The Most Biblical Scene In Lord Of The Rings

I’m currently working my way through the Lord of the Rings books, and have also found myself watching the movies several times since the beginning of the year. Tolkien’s story is simply a masterpiece, and I believe the movies do a wonderful job of capturing the spirit of the books (if somehow you have never watched the movies, you absolutely should). One of the most appealing aspects of the story to me is that it captures something that seems to have been lost in the modern world. Not that there is a single factor, so much as a gestalt of modern disenchanted society in comparison to the enchanted society of history. When I go through the story, it reminds me of deep truths that now seem diluted. Beautiful stories are often better than sermons at expressing such things.

There are many powerful reminders in Lord of the Rings of lost or fading virtues that are thoroughly in line with the Biblical narrative: bravery, deep friendship, sacrifice, loyalty, and so on. The story is filled with scenes that emphasize these values, or else denounce the correlated vices. Yet, in my opinion, no scene resonates with the Biblical narrative as well as a scene that appears at the end of the final movie, Return of the King.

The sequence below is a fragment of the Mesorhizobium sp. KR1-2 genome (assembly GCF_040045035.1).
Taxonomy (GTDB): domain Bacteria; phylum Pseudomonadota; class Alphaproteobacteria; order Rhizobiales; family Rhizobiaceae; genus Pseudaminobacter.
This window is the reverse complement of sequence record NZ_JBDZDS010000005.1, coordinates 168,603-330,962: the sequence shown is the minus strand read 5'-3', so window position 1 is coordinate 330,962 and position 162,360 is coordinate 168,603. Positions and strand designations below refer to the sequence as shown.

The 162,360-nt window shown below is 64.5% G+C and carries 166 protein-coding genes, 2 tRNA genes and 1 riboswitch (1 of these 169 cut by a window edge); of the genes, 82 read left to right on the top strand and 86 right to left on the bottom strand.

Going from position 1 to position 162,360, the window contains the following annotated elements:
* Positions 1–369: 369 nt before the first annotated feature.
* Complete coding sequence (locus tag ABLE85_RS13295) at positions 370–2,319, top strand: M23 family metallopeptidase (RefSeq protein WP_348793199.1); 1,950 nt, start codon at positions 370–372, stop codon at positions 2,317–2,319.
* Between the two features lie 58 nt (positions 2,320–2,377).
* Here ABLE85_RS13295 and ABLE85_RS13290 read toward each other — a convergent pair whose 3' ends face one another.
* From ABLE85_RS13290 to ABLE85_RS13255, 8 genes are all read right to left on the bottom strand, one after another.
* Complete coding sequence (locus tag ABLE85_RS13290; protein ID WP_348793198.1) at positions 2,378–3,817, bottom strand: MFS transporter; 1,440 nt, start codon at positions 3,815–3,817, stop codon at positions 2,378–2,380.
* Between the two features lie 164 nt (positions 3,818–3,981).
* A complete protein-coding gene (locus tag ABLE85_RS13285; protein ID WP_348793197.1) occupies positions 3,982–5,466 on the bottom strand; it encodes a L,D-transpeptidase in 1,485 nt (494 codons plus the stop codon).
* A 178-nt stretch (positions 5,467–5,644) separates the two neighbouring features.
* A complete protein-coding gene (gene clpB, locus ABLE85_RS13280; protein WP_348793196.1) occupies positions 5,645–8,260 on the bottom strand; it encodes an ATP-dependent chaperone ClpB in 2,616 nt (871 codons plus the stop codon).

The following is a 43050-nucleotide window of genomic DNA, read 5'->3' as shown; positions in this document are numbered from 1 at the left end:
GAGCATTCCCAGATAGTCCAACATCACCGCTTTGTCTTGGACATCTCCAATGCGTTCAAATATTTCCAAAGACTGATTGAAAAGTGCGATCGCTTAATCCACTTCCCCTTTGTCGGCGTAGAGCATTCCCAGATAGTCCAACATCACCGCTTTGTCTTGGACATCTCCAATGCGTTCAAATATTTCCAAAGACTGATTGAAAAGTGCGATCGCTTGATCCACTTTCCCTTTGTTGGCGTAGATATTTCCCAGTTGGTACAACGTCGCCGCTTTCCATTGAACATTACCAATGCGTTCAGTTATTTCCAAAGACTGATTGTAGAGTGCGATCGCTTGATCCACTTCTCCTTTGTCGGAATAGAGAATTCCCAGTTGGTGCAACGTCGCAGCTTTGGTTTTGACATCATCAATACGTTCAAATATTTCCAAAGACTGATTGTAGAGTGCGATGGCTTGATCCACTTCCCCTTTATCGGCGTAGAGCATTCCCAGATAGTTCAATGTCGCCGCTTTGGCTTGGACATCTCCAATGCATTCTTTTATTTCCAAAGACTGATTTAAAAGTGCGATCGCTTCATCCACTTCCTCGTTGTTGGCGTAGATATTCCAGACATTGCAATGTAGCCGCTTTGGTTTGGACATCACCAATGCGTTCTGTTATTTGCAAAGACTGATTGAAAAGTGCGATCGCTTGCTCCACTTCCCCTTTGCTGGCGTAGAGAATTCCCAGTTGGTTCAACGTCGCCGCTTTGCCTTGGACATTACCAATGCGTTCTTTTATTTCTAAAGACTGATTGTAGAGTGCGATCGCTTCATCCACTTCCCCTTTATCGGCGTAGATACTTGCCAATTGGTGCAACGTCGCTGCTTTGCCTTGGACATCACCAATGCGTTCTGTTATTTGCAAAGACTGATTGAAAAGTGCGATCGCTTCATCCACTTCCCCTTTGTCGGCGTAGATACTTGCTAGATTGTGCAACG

After Aragorn is finally crowned king, he is reunited with Arwen. Following this reunion, he then finds himself facing the four hobbits who were part of the fellowship of the ring – Frodo, Samwise, Merry, and Pippin. Standing before the newly crowned king, the hobbits begin to bow in respect. It is then that Aragorn says his famous line: “my friends, you bow to no one,” after which he and the entire host of people around them bow their knees in honor of the hobbits. Although this is different from how it happens in the books, the hobbits are certainly honored there as well, and it seems to me this scene is faithful to the idea Tolkien intended to portray – an idea thoroughly in line with Jesus’ own teaching about his kingdom.

In Matthew 20, Jesus twice teaches about one of the most upside-down aspects of his kingdom: what greatness looks like. In verse 16, at the end of the parable of the vineyard workers, Jesus famously says, “the last will be first, and the first will be last.” This is followed a few verses later with James and John’s mother requesting that her sons be given places of special honor in his kingdom. Jesus responds by telling his disciples, “whoever wants to become great among you must be your servant, and whoever wants to be first must be your slave.” Jesus makes it clear all throughout his teaching that “greatness” in his kingdom is judged by a totally different standard from that of the world. In the world, greatness means having power and influence over others, being honored and respected by men. In Jesus’ kingdom, greatness means serving others sacrificially out of love.